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The beneficial effects of principal polyphenols from green tea, coffee, wine, and curry on obesity


In this paper, the authors state that “Several epidemiological studies and clinical trials have reported the beneficial effects of green tea, coffee, wine, and curry on human health, with its anti-obesity, anti-cancer, anti-diabetic, and neuro-protective properties. These effects, which have been supported using cell-based and animal studies, are mainly attributed to epigallocatechin gallate found in green tea, chlorogenic acid in coffee, resveratrol in wine, and curcumin in curry”.
“Polyphenols are proposed to function via various mechanisms, the most important of which is related to reactive oxygen species (ROS). These polyphenols exert conflicting dual actions as anti- and pro-oxidants. Their anti-oxidative actions help scavenge ROS and downregulate nuclear factor-κB to produce favourable anti-inflammatory effects. Meanwhile, pro-oxidant actions appear to promote ROS generation leading to the activation of 5’-AMP-activated protein kinase, which modulates different enzymes and factors with health beneficial roles. Currently, it remains unclear how these polyphenols exert either pro- or anti-oxidant effects”.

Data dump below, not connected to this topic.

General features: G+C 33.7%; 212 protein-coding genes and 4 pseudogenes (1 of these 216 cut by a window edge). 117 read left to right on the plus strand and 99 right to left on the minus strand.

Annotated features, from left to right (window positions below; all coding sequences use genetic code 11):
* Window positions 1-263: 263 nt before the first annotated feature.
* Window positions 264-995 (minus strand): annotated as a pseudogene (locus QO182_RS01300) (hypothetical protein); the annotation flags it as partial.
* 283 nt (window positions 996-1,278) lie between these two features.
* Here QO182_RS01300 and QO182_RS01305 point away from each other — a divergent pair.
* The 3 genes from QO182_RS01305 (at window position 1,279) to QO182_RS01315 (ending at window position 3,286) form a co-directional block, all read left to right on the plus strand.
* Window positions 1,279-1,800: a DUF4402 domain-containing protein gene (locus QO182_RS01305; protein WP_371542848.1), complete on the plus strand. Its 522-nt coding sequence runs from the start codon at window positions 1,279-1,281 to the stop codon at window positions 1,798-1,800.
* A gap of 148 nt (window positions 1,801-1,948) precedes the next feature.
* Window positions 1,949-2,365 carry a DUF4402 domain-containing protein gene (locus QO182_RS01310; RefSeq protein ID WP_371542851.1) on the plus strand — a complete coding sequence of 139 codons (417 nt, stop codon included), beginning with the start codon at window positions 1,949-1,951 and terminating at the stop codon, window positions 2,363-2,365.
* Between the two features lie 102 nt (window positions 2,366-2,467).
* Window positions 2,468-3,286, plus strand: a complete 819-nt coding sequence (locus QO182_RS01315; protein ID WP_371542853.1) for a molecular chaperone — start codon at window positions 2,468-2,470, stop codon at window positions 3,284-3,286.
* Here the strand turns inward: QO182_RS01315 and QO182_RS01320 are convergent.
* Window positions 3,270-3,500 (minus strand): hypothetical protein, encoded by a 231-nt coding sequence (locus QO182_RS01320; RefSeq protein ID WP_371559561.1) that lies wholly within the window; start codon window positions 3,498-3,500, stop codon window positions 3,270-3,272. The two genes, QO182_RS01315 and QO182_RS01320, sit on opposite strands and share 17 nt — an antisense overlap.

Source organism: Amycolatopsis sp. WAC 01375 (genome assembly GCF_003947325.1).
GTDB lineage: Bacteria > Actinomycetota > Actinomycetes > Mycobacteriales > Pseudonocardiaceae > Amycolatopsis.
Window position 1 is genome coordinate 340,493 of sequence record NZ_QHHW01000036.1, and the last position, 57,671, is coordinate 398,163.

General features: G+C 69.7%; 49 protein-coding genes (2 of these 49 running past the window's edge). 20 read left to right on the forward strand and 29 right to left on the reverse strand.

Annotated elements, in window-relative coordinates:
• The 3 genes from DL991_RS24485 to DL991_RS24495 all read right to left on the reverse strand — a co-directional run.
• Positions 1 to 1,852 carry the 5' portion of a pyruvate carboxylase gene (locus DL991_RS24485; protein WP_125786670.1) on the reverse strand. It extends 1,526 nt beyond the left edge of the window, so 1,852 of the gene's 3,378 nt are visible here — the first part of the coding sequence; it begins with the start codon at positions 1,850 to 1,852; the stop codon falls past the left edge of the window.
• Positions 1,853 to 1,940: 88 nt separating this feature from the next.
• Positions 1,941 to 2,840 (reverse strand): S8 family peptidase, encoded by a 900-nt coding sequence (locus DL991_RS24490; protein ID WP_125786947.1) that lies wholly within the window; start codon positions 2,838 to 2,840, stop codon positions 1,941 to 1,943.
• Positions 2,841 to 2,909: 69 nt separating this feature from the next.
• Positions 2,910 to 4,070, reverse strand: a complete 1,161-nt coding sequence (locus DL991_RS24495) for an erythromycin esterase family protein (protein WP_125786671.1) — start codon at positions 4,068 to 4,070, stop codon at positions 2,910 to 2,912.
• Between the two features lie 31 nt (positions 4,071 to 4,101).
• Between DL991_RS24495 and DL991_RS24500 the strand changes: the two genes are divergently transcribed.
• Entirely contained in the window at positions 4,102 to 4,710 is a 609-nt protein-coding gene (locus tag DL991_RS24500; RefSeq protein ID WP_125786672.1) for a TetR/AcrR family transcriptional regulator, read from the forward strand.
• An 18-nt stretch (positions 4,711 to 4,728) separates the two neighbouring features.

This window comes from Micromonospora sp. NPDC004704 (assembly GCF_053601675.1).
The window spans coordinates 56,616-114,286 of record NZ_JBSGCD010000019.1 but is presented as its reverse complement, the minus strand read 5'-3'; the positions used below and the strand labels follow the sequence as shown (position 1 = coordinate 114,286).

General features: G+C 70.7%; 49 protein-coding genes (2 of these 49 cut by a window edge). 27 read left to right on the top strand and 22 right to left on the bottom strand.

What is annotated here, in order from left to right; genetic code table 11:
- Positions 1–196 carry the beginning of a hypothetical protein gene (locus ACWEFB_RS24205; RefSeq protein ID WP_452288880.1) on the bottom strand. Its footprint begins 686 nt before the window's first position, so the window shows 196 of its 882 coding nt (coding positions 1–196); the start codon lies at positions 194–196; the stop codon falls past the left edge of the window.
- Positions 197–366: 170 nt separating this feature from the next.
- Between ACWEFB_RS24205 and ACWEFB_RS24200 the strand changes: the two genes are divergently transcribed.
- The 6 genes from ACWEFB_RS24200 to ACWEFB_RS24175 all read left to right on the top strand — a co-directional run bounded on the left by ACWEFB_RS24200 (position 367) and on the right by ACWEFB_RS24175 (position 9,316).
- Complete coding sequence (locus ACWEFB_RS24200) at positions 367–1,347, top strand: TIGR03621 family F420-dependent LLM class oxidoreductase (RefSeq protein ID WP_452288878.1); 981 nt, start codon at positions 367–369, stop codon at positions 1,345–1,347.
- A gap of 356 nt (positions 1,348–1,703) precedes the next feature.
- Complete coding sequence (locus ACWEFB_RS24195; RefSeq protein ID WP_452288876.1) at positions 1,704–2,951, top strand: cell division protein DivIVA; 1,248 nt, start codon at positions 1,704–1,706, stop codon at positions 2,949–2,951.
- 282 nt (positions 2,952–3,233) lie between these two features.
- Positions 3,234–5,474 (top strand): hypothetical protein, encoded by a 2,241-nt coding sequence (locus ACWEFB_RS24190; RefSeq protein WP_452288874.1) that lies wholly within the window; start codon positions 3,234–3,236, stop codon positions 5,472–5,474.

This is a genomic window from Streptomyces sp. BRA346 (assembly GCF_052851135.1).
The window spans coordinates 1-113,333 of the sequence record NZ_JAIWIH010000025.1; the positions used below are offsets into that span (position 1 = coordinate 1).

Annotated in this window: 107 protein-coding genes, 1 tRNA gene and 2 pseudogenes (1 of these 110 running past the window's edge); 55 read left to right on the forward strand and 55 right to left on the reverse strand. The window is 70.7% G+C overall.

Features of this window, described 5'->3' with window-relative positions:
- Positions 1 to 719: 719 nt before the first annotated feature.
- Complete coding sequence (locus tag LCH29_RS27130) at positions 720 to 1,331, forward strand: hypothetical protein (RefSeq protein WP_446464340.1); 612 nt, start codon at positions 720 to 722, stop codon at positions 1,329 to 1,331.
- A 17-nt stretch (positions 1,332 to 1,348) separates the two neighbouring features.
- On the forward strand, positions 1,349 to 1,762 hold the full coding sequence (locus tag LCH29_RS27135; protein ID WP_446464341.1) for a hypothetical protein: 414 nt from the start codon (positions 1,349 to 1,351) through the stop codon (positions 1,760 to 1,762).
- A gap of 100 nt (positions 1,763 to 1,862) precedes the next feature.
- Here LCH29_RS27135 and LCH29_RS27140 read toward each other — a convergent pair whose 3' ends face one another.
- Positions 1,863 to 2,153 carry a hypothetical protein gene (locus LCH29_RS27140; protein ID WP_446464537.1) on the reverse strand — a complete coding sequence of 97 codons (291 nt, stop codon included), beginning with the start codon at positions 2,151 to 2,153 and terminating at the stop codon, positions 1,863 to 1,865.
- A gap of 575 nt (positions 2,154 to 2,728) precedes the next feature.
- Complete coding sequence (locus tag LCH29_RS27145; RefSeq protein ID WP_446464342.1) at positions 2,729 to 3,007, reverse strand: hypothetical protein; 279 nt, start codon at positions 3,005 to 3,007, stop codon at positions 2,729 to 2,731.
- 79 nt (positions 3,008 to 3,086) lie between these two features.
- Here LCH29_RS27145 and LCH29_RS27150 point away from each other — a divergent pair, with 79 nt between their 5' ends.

In their review, the authors summarise the favourable anti-obesity effects of consuming green tea, coffee, wine, and curry and their principal associated polyphenols. They state that while considerable human observational and intervention studies have expounded this hypothesis, several studies have failed to show any beneficial effects. Such differences may have been due to confounding factors, e.g., differences in study design, quantifying consumption methods, beverage temperatures, cigarette smoking, alcohol consumption, and differences in genetic and environmental factors, such as race, sex, age, lifestyle, intestinal microbiota, and genetic polymorphisms. Further complicating these issues is the fact that polyphenols have limited bioavailability as their absorption from the human digestive system is restricted; thus, they are predominantly metabolised in the gut and liver. The authors argue that in the future, more comprehensive and definitive human studies should be performed to assess the bioavailability of polyphenols and prove the anti-obesity effects of consuming these foods.
Source: Ohishi, T.; Fukutomi, R.; Shoji, Y.; Goto, S.; Isemura, M. The Beneficial Effects of Principal Polyphe-nols from Green Tea, Coffee, Wine, and Curry on Obesity. Molecules 2021, 26, 453.
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